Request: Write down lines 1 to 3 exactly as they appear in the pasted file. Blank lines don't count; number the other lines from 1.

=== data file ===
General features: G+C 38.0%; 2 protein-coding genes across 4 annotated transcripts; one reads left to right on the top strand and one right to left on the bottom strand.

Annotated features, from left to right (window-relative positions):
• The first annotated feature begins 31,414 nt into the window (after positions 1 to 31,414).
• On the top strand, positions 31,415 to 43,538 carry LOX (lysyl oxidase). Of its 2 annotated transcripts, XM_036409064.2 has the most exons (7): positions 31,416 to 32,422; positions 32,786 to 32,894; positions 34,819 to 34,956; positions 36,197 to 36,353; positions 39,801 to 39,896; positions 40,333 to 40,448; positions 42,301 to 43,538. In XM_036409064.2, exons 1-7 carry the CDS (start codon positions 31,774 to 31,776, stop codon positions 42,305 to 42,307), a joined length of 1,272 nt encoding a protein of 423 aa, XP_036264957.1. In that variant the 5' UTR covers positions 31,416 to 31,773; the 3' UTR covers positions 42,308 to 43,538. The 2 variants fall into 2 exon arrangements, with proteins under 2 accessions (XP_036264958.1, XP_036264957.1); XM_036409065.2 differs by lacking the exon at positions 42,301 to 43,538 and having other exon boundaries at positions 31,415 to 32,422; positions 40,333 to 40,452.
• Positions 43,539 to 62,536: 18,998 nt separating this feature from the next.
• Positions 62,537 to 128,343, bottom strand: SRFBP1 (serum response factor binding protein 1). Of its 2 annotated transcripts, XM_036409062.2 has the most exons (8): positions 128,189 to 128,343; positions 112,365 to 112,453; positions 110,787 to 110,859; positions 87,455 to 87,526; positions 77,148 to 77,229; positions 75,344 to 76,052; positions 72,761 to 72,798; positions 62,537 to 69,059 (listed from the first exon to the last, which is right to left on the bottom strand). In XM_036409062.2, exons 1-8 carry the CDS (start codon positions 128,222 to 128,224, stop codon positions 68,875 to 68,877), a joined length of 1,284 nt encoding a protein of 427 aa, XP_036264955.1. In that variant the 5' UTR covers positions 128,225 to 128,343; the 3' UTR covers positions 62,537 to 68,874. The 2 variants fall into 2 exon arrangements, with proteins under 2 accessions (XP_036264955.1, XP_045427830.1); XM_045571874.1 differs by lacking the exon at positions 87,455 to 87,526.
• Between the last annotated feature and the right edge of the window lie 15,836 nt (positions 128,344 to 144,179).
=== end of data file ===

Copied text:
General features: G+C 38.0%; 2 protein-coding genes across 4 annotated transcripts; one reads left to right on the top strand and one right to left on the bottom strand.

Annotated features, from left to right (window-relative positions):
• The first annotated feature begins 31,414 nt into the window (after positions 1 to 31,414).